Proof: Betrayal in the park
Andy (Russell Crowe) meets Celia (Geneviève Picot) at Martin’s house. She has not known of his existence in Martin’s life until just before this scene. She tells him that Martin is in the park, walking his dog. When he arrives in the park, Andy witnesses a bizarre scene. Celia sits on a bench, secretly luring Bill the dog to her side, where she holds his collar while Martin calls. When Martin takes a series of photographs, Andy rushes to hide behind a tree. Summary by Paul Byrnes.
This scene in the park is a kind of homage to Alfred Hitchcock and it’s superbly done. There is no dialogue and point of view is rigorously controlled. Tension builds as Andy walks into the park, observing people picnicking. The bicyclist adds to the surprise, and the angle of the camera keeps Russell Crowe’s head isolated, so we can’t see what’s behind him – at least until the dog walks to Celia. The real masterstroke is when we see Andy in the viewfinder of the camera, and he realises he’s going to be photographed. Why does he automatically jump for the tree? He has done nothing wrong, but he realises he would have to lie to Martin about the photo, or implicate Celia. The question of why he doesn’t want to do this is intriguing. He has only just met her and he has seen that she’s capable of cruel deception of Martin – the man she believes she loves. Still, his first instinct is to lie, by jumping for cover. It’s possibly because he already knows he wants to sleep with her. That’s certainly her interpretation later in the film, when she tells Andy he lied for her ‘in case’.
Martin (Hugo Weaving) is a 32-year-old blind photographer. He lives alone and trusts no-one, especially not his housekeeper Celia (Geneviève Picot), who loves him in secret. Their antagonistic relationship is disturbed when Martin meets Andy (Russell Crowe), a kitchen hand at a local Italian restaurant. Andy becomes Martin’s eyes – the only person he trusts to describe what is in the photographs. When Celia realises that her role is threatened, she seduces Andy. Having failed to make Martin love her, she tries to prove that he can’t trust Andy. Martin grew up doubting his mother’s love, always wanting proof that what she told him was true. Celia proves that she was not lying, and that she loves him. Martin fires her and renews his friendship with Andy.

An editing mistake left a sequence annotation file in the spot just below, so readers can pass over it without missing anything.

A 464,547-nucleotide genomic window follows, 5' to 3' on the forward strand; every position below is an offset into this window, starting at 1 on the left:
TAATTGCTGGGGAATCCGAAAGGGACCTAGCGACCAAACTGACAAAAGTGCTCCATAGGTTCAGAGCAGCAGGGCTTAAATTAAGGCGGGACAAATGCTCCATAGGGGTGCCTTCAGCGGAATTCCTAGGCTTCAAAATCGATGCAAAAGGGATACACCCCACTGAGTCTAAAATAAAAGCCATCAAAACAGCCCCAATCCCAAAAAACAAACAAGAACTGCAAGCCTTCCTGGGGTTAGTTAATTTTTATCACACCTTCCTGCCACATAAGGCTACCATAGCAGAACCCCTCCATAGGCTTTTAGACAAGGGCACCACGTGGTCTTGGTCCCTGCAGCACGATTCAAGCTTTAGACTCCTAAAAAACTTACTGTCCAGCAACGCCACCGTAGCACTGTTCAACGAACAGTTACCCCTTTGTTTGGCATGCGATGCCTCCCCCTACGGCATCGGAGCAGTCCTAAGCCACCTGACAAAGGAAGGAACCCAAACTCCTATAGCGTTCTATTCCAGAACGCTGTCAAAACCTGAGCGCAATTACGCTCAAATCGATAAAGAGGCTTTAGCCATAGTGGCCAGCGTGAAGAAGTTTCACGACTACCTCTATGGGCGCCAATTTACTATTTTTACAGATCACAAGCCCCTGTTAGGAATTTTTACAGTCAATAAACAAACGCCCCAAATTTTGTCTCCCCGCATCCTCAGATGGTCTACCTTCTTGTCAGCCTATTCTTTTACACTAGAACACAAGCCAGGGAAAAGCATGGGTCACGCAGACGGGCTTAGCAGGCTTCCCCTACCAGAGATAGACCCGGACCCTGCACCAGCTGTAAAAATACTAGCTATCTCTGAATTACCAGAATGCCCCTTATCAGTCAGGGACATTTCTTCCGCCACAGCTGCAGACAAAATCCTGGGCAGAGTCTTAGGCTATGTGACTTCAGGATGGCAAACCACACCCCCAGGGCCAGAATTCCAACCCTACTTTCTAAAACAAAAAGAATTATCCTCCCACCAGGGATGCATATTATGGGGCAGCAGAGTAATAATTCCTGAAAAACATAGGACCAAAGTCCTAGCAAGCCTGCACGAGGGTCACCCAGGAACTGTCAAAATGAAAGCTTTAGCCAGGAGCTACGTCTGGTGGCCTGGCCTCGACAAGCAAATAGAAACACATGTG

Proof curator's notes
Proof was the astonishing debut feature of Jocelyn Moorhouse, who had graduated from the Australian Film, Television and Radio School in the mid-1980s. She heard a story around 1986 about a blind photographer; the idea intrigued her for its philosophical possibilities. How does a person, blind since birth, establish a sense of truth? Martin takes photographs, but he must still rely on someone else to describe them. What if that person decides to lie?
The script works so well because it establishes its own slightly aberrant world, but depicts it as normal. Martin and Celia have been taunting each other for the three-and-a-half years that she has worked for him. She loves him, but he will not acknowledge her feelings, even to himself. He will not give her the satisfaction of feeling pity, so he treats her with contempt. She moves furniture around in his home so he’ll trip over – a reminder of his helplessness and her power to hurt him whenever she wants. When Andy enters the story, their private war is well underway. He has no idea what he’s dealing with, or the ruthlessness that each is capable of.
One of the script’s great strengths is that Moorhouse maintains a sense of vulnerability within each character, even as they do their worst. Each is incomplete. Martin has both a physical and spiritual disability; Celia and Andy may be able of body but each has a brooding need for connection. Andy feels like a no-hoper, an itinerant, which is why Martin’s need for his help – to describe the photographs – gives him a sense of purpose. Celia’s desire to love is so strong she puts up with Martin’s humiliations just so she can be near him. Martin’s flashbacks to childhood, when his distrust of the world began, help us to accept how he might have become this pitiful and pitiless adult – a man so lonely and yet so proud that he’d rather be hated than pitied.